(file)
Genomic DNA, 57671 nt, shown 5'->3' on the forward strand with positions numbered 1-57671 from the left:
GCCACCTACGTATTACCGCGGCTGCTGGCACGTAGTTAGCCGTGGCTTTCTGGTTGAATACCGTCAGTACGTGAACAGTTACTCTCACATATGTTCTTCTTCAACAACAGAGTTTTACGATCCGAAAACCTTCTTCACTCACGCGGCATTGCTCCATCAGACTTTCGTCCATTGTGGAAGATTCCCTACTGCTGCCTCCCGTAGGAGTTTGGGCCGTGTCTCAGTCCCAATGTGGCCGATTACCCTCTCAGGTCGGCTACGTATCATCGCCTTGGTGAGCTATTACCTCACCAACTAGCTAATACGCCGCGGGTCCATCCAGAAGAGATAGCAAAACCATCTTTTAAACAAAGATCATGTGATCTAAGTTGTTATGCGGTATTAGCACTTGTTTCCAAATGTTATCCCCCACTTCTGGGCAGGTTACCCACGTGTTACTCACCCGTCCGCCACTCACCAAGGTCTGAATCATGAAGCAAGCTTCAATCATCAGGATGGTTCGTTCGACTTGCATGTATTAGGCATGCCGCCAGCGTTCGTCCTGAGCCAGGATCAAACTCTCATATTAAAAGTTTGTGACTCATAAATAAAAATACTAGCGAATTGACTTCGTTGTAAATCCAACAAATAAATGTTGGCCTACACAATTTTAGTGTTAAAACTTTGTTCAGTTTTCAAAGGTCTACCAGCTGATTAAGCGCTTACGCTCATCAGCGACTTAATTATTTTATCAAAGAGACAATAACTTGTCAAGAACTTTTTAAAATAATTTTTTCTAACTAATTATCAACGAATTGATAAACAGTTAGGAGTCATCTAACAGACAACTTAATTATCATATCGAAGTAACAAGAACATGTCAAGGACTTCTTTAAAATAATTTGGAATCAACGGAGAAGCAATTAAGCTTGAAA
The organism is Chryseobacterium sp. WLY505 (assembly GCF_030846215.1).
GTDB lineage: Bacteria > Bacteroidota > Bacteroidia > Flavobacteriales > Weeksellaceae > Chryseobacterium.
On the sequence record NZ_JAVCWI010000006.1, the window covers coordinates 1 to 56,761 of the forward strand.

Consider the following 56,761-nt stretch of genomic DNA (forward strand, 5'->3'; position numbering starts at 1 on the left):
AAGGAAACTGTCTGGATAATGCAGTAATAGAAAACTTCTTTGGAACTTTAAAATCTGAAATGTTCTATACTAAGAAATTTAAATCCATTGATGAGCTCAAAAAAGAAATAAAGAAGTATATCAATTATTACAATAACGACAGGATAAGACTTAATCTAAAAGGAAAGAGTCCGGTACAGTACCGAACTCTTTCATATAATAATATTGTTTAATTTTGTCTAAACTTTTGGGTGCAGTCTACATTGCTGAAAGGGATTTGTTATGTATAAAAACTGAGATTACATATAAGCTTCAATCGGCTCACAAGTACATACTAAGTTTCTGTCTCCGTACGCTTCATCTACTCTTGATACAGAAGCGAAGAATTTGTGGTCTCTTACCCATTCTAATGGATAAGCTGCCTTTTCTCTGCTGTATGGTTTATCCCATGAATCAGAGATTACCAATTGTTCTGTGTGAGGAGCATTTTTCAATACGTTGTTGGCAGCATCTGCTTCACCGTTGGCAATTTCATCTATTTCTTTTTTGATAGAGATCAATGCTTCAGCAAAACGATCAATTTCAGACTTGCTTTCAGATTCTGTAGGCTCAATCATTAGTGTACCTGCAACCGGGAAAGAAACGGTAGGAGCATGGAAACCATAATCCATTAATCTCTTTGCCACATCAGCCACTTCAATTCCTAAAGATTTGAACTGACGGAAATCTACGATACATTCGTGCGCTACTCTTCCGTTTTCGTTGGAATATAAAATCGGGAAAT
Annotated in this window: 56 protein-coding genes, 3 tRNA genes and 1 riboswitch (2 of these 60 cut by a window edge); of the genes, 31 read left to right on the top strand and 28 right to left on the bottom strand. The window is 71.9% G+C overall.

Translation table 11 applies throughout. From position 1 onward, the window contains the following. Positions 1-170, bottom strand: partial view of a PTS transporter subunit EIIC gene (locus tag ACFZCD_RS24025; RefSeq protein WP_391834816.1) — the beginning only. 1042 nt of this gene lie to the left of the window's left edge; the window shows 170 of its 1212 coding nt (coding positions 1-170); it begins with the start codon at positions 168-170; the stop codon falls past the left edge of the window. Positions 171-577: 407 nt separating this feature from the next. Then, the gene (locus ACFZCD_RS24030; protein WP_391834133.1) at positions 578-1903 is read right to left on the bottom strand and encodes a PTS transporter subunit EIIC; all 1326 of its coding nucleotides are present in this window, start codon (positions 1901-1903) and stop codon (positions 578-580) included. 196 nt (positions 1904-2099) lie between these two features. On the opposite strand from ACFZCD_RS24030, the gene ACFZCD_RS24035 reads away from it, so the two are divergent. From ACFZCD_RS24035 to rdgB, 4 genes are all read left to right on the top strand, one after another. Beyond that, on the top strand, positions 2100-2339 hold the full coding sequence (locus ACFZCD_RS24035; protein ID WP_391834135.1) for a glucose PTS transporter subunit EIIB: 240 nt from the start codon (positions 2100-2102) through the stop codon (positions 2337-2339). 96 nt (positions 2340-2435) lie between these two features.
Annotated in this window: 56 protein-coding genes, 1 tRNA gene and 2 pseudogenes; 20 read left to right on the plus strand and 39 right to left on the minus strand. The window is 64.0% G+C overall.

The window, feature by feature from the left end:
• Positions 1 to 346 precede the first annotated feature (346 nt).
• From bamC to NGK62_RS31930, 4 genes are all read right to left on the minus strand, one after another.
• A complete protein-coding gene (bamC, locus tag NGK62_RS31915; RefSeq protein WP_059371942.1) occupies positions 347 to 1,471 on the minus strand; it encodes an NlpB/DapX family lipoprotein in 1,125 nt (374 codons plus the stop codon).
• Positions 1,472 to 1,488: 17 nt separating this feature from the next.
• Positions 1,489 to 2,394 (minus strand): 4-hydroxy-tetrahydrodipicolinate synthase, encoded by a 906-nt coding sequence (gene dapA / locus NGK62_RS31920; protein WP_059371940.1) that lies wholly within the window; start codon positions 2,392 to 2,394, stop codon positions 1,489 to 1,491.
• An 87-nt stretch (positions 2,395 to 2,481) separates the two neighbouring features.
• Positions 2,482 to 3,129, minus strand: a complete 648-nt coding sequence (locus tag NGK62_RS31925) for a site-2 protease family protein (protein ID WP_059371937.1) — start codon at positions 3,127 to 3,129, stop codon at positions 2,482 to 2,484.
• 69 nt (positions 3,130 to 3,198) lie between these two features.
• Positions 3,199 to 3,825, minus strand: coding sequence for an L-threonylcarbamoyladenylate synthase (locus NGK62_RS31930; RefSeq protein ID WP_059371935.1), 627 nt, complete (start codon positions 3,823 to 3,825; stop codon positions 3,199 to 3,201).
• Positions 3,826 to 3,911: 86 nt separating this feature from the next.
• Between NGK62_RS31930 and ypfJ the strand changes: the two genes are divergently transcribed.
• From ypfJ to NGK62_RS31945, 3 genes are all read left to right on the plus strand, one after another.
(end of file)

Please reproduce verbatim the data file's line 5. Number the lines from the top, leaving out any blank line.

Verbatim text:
On the sequence record NZ_JAVCWI010000006.1, the window covers coordinates 1 to 56,761 of the forward strand.